Newsletter | Spring 2020 | South Central MIRECC - MIRECC / CoE
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Newsletter | Spring 2020 | South Central MIRECC

Research to Practice | Balancing Fidelity and Adaptation While Implementing Brief CBT in Primary Care

Summary by Sonora Hudson, MA and Darius B. Dawson, PhD

An article by VA and MIRECC investigators used the Dynamic Adaptation Process model to examine 18 providers’ experiences trying to maintain fidelity yet allow adaptability during implementation of brief cognitive behavioral therapy (bCBT) for depression and anxiety in primary care clinics. Under this model, adaptations during implementation can occur in patient-emergent issues, provider skills and abilities, available resources, provider knowledge, and organizational changes.

Participants (licensed psychologists, psychology fellows and interns, licensed clinical social workers and physician assistants) were delivering mental health services at two VA medical centers implementing bCBT in primary care clinics for patients with heart failure and/or chronic obstructive pulmonary disease who were experiencing elevated anxiety and/or depression. Although providers could adapt peripheral components of the standardized modules, they were required to maintain high fidelity to key components of bCBT.

Researchers interviewed providers using a semi-structured, open-ended interview guide, then performed two phases of qualitative analysis:

  • In the first phase, a medical anthropologist and clinical psychologist used directed content analysis to code categories of responses.
  • In phase two, implementation data (aspects of treatment fidelity, level of provider adherence to treatment protocol, how providers modified and/or deviated from the protocol and how providers chose to deliver treatment, for example) were extracted from the Atlas.ti database by one analyst, who then manually sorted them into categories before having them reviewed by the second analyst.

The main themes outlining the tension between adherence/flexibility were as follows:

  • Adaptations associated with providers’ skills and abilities (how providers responded to the patient’s desire to engage in bCBT) – providers simplified language and paced delivery of content when necessary but had difficulty dealing with patients’ dislike of homework;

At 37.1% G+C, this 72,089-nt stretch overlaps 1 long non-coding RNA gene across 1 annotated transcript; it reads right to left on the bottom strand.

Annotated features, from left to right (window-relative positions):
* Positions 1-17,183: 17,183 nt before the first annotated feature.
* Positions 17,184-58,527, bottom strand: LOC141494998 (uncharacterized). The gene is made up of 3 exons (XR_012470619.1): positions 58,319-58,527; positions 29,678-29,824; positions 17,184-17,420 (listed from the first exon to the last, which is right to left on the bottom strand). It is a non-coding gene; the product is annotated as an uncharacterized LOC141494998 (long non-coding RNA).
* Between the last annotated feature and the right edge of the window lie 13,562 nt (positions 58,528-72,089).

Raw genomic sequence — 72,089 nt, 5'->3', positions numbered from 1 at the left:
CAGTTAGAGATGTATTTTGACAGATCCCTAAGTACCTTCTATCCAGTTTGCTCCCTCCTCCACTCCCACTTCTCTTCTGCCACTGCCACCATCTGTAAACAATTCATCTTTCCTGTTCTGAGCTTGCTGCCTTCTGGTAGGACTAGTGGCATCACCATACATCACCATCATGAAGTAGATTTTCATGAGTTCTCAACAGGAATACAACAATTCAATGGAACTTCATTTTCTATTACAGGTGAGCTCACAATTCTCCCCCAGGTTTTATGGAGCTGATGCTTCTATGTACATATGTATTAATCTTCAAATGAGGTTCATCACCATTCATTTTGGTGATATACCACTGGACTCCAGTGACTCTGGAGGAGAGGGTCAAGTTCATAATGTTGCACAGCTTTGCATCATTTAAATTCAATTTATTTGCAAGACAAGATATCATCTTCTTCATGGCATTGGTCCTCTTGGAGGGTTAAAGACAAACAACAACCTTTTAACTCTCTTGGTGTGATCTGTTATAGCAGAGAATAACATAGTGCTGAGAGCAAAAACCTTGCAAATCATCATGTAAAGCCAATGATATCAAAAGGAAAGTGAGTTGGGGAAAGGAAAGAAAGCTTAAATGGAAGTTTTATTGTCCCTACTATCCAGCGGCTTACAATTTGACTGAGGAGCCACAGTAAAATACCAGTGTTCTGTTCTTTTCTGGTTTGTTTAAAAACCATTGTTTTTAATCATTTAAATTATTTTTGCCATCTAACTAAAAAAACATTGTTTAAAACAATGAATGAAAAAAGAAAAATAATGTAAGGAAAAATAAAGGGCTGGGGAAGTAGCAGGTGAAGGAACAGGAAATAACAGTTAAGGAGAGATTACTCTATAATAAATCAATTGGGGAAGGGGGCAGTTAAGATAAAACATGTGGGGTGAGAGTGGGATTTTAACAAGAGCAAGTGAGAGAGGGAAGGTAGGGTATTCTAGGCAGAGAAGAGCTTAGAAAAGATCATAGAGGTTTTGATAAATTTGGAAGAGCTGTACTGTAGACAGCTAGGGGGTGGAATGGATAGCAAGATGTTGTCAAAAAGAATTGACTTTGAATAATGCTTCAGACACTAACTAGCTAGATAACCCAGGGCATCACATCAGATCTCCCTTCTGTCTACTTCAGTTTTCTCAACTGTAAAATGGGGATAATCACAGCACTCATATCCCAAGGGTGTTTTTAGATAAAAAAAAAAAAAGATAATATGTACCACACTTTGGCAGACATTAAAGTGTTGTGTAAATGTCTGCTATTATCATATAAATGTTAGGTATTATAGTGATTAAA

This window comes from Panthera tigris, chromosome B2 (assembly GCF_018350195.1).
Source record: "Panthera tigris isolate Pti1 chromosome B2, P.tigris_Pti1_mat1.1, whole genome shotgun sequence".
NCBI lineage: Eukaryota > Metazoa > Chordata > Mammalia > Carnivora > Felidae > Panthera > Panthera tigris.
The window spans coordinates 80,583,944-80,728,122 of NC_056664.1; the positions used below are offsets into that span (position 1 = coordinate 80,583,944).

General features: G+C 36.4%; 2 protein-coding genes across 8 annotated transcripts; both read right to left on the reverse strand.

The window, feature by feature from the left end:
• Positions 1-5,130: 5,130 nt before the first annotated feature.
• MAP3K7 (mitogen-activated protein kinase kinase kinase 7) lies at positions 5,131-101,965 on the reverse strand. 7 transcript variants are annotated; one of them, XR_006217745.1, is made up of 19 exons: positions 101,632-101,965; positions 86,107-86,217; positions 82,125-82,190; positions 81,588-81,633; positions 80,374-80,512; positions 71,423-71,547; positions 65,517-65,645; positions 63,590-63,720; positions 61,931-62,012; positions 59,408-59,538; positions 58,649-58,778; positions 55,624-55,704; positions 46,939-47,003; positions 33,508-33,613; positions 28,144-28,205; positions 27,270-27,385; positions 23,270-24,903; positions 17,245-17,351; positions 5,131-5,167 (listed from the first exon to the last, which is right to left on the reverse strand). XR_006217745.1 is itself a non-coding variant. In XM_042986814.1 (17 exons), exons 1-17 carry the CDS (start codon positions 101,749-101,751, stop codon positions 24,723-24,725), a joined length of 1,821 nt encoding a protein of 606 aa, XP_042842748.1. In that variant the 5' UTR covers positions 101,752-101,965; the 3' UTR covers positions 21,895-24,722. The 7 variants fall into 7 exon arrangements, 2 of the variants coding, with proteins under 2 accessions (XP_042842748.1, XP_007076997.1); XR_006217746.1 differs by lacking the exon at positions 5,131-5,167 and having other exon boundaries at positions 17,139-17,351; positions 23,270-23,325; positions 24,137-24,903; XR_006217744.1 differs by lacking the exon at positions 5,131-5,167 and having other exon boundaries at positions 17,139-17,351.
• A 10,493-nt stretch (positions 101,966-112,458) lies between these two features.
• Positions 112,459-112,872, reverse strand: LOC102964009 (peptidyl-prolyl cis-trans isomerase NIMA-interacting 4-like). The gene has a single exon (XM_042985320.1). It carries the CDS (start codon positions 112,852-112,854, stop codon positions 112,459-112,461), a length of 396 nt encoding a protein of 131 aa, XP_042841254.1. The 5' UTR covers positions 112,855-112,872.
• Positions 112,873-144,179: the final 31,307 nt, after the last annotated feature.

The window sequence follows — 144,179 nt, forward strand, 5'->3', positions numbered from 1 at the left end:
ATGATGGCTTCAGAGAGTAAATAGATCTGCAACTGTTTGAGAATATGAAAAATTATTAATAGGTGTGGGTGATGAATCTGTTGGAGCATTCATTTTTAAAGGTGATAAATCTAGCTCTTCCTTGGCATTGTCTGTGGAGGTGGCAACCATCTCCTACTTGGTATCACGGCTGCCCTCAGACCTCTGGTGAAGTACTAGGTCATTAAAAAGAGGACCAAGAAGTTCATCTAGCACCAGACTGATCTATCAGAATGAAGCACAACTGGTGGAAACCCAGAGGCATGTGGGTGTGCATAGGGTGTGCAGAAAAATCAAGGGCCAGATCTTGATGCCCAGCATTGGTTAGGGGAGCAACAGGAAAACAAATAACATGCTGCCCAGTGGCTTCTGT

• Adaptations associated with patient-emergent issues – providers were challenged by having to help patients deal with “larger” issues outside the realm of bCBT but tried to provide resources for additional help or expand the behavioral activation session;
  • Adaptations associated with available resources – providers had to try to maximize time, challenging since time was a critical element in the clinics and patients sometimes missed scheduled appointments; phone delivery was an option.

Key findings of this study, thought to be the first to report adaptations made to delivery of an evidence-based practice in a primary care setting, suggest that the critical factors guiding provider delivery and adaptations were the therapeutic relationship, individual patient factors, and system-level factors such as time and scheduling availability. Provider knowledge and organizational changes were not sources of adaptation in this study.

Time was a very important resource driving provider adaptations. Allowing more time to reschedule missed appointments might aid in implementation efforts. Visit https://www.ncbi.nlm.nih.gov/pmc/articles/PMC5987469/ to read this article.

*MIRECC affiliates in bold

Citation: Mignogna J, Martin LA, Harik J, Hundt NE, Kauth M, Naik AD, Sorocco K, Benzer J, & Cully J (2018). “I had to somehow still be flexible”: Exploring adaptations during implementation of brief cognitive behavioral therapy in primary care. Implementation Science, 13, 76.

Last updated: April 14, 2020